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Fourteenth Session of the Commission on Sustainable Development (CSD-14)

1-12 May 2006 | United Nations Headquarters, New York

Highlights for 
Monday, 8 May 2006



Anwarul K Chowdhury, UN Under-Secretary-General and High Representative for the Least Developed Countries (left), called on the CSD to review implementation of the Mauritius Strategy each year and on the UN Inter-Agency Task Force (IATF) to develop a set of indicators to monitor progress. He emphasized the role of international financial institutions and noted recent discussions on insurance and emergency relief funding. Patrizio Civili, Assistant Secretary-General for Policy Coordination and Interagency Affairs, DESA (right),noted that oil imports consume a large percentage of SIDS earnings, underlining the need for the development and expansion of affordable, accessible and renewable energy services as a contribution to reduced vulnerability. He also noted the importance of promoting competitive industries.

Panel Discussion: Energy access and efficiency and renewable energy
Kassiap Deepchand, Mauritius Sugar Authority, outlined successful reforms carried out in the bagasse energy sector in Mauritius by way of close collaboration between the government, private sector and farmers, saving the equivalent of 200,000 tons of coal. Basil Sutherland, Caribbean Electric Utilities Services Corporation, Saint Lucia (right), examined the impact of different policy options, noting that privatization of electric utilities has resulted in improved customer service but failed to lower electricity prices, and said energy diversification is critical to SIDS.

Cuba noted that ODA to SIDS has been reduced by more than 50 percent and emphasized SIDS-to-SIDS experience sharing.

Highlighting continuing commitment to SIDS, Irene Freudenschuss, Austria, speaking for the EU, noted new financial instruments being developed for EU-SIDS cooperation and funding for over six thousand SIDS projects since 2000. CSD Vice-Chair Javad Amin-Mansour, Iran, reads IISD's MEA Bulletin
Panel Discussion: Industrial development in Small Island Developing States:
Pamela Baldinger, USAID (left), discussed energy efficiency in the Dominican Republic's tourism industry, highlighting hotel sector lessons such as the need to integrate energy and water conservation, to establish programme champions, and to develop context specific case studies. Atina Myazoe, Ministry of Resources and Development, Marshall Islands (center), highlighted energy service initiatives to increase socio-economic conditions in the outer islands, discussing stand alone solar home systems, substituting coconut oil for diesel, and the use of solar freezers. Carlos Echeverria, Inter-American Institute for Cooperation in Agriculture (IICA) (right), discussed efforts in support of agro-tourism, including, inter alia , efforts to link rural communities with hotels and tourism associations, developing pilot projects, and linking with intergovernmental institutions such as the Pan American Health Association (PAHO) on water quality issues.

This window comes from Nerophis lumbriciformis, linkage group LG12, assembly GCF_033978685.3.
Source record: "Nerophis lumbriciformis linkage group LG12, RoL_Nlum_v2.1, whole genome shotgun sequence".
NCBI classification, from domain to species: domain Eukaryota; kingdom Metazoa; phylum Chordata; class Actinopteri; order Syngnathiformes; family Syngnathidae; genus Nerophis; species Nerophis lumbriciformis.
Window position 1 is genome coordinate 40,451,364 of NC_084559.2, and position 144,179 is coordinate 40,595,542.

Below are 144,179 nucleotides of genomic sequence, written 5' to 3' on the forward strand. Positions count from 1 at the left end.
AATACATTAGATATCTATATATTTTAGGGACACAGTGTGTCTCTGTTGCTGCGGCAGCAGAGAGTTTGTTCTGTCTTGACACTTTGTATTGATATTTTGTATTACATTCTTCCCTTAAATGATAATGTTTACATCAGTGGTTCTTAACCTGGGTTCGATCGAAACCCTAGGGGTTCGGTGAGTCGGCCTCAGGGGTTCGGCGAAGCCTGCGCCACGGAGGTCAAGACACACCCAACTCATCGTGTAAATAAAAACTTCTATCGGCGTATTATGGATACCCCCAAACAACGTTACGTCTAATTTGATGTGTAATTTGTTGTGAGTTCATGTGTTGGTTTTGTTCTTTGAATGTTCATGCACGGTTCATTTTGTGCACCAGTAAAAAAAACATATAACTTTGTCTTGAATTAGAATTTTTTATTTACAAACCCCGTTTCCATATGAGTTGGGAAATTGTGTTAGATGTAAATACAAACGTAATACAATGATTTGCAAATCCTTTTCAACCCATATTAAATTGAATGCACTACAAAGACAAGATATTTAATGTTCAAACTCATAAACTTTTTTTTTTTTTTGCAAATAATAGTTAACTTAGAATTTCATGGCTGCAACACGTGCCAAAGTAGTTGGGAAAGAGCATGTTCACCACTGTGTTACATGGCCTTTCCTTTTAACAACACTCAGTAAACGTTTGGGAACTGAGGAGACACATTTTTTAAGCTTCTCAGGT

Tom Wichman, GHG and Energy Consultant, Cook Islands (above), underlined issues of technology transfer such as consultants selling out of date technology and governments and inter-governmental organizations providing flawed assistance. He illustrated locally developed solutions including a water treatment unit, a coconut oil extractor, and refrigerator efficiency gains.
Panel Discussion: Atmospheric pollution and adaptation to climate change
Leslie Walling, Caribben Conservation Association (left), called for the institutionalization of available adaptation measures, including traditional methods, in anticipation of climatic change. He said a study by the University of the West Indies indicated that a warming pattern that will precipitate intense storms with exponential impacts. He cited the adoption of risk assessment in farming, and the role of the insurance industry in institutionalizing risk reduction. Albert Binger, University of the West Indies Centre for Environment and Development (right), noted that SIDS could satisfy nearly 50 percent of their diesel requirement if they were to dedicate between ten and fifteen percent of land to growing biofuels. He added that this would also result in significant savings in foreign exchange.


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